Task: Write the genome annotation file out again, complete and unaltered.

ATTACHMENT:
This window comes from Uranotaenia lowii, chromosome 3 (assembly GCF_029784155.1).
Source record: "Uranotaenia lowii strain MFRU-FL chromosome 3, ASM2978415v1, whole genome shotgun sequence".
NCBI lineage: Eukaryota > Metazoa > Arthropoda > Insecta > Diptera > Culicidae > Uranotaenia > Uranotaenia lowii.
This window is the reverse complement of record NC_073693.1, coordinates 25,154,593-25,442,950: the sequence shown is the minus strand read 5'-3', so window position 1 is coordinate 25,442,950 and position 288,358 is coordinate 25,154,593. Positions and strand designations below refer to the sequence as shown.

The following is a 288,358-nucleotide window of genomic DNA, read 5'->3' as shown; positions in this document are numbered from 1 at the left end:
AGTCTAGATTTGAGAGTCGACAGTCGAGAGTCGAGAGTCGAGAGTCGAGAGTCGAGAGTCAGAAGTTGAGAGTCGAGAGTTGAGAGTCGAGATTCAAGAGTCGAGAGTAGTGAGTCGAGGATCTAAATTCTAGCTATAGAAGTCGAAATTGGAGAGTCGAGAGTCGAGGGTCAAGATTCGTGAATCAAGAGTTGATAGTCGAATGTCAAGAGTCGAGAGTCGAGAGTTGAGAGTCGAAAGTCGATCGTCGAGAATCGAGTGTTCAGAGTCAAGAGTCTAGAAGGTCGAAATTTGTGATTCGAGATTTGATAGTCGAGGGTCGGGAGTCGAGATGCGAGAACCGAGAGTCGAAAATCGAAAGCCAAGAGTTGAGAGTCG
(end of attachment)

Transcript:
This window comes from Uranotaenia lowii, chromosome 3 (assembly GCF_029784155.1).
Source record: "Uranotaenia lowii strain MFRU-FL chromosome 3, ASM2978415v1, whole genome shotgun sequence".
NCBI lineage: Eukaryota > Metazoa > Arthropoda > Insecta > Diptera > Culicidae > Uranotaenia > Uranotaenia lowii.
This window is the reverse complement of record NC_073693.1, coordinates 25,154,593-25,442,950: the sequence shown is the minus strand read 5'-3', so window position 1 is coordinate 25,442,950 and position 288,358 is coordinate 25,154,593. Positions and strand designations below refer to the sequence as shown.

The following is a 288,358-nucleotide window of genomic DNA, read 5'->3' as shown; positions in this document are numbered from 1 at the left end:
AGTCTAGATTTGAGAGTCGACAGTCGAGAGTCGAGAGTCGAGAGTCGAGAGTCGAGAGTCAGAAGTTGAGAGTCGAGAGTTGAGAGTCGAGATTCAAGAGTCGAGAGTAGTGAGTCGAGGATCTAAATTCTAGCTATAGAAGTCGAAATTGGAGAGTCGAGAGTCGAGGGTCAAGATTCGTGAATCAAGAGTTGATAGTCGAATGTCAAGAGTCGAGAGTCGAGAGTTGAGAGTCGAAAGTCGATCGTCGAGAATCGAGTGTTCAGAGTCAAGAGTCTAGAAGGTCGAAATTTGTGATTCGAGATTTGATAGTCGAGGGTCGGGAGTCGAGATGCGAGAACCGAGAGTCGAAAATCGAAAGCCAAGAGTTGAGAGTCG